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Sergei Eisenstein: Mexican Fantasy

If Orson Welles is one of the cinema's great expositors of the moving camera, then Sergei Eisenstein is the avatar of editing. His famously attention-grabbing editing tricks gave the Soviet director the image of a cold-blooded propagandist, but his prospective film Que Viva Mexico!, like Welles' It's All True, showed a different side to the master of montage, a side that embraced the warmth and sensuality of Latin culture. The production history of the never completed Que Viva Mexico! is a typical Hollywood heartbreaker. Lured to Hollywood by Paramount in the early '30s, the master of propaganda formed a financial alliance with Upton Sinclair, the writer and failed socialist candidate for political office. Eisenstein planted himself in Tetlapayac with his cinematographer Edouard Tisse, where he spent some 14 months writing, drawing, and shooting. But in short order the project turned disastrous. Among other things, changes in the Soviet film industry put Eisenstein's stature at risk, and Stalin summoned him back. Sinclair promised to ship the footage to the USSR, but he never did. A glimpse of what Que Viva Mexico! might have been is available in Sergei Eisenstein: Mexican Fantasy. Compiled and released in 1998 by Oleg Kovalov — something of an Eisenstein devotee who has also issued a documentary about the director's life — the film is, like the 1993 It's All True, a theory as to what the finished film might have been like. Unfortunately, Kovalov has seen to augment his already corrupted enterprise with unnecessary doodlings on Tisse's images, and to add vulgar, crude sound effects of a sort that would find a happy home in a gross-out teen comedy. Kovalov's audio and visual "emendations" to Eisenstein's footage are about as necessary as adding closed-captioning to a strip-tease act. The narrative Kovalov has contrived from the surviving footage is a succession of unfleshed out nonsense scenes. There's a funeral; there are some flirting lovers ; there's a toreador; there's a Day of the Dead celebration. This film's sole interest coincides with the use of the freeze-frame button. There, Tisse's beautiful images can be studied and appreciated in all their frozen glory, freed from the tyranny of Kovalov's imposed "meaning." The full-frame transfer on Image Entertainment's DVD release is surprisingly clean, but still bears some markings, scratches, and other signs of wear. The audio is monaural, but that doesn't matter, as the wise viewer will watch this film with the television muted to mask the unnecessary and insulting sound effects. No extras; the static menu offers 15-chapter scene-selection. Snap-case.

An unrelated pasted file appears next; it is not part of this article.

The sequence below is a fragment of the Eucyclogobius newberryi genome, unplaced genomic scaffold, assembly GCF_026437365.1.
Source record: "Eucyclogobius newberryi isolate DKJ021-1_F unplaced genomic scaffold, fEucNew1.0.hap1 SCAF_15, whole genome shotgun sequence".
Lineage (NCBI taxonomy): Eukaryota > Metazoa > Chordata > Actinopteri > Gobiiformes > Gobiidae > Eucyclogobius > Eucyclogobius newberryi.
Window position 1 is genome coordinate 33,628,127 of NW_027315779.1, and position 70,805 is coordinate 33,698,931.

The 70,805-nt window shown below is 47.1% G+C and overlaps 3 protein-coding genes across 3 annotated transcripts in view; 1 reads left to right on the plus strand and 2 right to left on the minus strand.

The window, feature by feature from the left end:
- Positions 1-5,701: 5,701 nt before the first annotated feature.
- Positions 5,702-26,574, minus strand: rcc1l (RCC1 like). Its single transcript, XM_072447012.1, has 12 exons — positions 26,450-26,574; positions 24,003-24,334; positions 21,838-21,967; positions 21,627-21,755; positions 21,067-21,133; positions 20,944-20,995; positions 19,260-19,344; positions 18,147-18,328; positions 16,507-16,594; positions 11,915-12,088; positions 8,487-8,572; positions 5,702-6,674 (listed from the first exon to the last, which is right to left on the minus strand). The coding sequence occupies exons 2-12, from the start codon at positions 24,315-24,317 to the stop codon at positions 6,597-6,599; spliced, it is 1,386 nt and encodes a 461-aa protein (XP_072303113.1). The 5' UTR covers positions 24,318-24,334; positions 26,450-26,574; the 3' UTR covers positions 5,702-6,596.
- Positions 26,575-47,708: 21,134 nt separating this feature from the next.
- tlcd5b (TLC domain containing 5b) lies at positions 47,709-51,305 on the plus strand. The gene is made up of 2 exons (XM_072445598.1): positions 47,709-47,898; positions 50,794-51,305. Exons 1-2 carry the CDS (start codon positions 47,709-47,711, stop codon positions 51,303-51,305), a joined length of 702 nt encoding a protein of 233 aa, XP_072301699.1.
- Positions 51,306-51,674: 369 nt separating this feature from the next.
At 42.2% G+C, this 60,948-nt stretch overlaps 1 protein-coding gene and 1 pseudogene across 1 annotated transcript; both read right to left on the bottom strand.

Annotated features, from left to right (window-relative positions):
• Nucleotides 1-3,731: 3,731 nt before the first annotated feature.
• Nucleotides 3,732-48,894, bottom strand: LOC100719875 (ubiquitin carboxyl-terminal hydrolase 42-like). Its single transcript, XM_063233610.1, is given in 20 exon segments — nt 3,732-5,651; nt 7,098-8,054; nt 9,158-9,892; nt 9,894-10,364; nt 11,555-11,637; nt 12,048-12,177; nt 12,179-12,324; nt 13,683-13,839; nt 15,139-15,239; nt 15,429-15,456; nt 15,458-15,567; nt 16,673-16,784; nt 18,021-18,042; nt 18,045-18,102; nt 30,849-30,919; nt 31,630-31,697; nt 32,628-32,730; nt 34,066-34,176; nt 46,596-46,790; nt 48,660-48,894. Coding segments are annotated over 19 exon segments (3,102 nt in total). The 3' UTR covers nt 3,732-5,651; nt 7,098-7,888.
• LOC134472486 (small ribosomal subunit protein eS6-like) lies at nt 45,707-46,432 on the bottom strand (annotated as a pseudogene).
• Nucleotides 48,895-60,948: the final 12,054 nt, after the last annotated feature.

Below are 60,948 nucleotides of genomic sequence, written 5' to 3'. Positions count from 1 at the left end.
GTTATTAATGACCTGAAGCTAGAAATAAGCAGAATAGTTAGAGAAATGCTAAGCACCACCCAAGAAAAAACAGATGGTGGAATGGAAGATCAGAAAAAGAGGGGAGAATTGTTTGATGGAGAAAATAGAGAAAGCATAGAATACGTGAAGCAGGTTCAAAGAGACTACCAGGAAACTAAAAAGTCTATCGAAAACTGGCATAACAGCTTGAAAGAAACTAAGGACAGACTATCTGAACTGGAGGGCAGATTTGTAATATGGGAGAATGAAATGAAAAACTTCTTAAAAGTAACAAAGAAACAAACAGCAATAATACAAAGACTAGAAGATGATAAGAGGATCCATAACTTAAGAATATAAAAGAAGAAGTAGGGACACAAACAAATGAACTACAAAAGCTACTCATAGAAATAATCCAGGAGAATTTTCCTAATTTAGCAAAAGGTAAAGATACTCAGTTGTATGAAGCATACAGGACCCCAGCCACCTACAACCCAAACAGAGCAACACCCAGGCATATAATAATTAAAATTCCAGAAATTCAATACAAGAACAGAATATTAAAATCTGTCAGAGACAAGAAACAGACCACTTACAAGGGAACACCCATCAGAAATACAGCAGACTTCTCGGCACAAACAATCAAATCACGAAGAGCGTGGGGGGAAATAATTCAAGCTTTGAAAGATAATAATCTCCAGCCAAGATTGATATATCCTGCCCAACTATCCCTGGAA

—D.K. Holm

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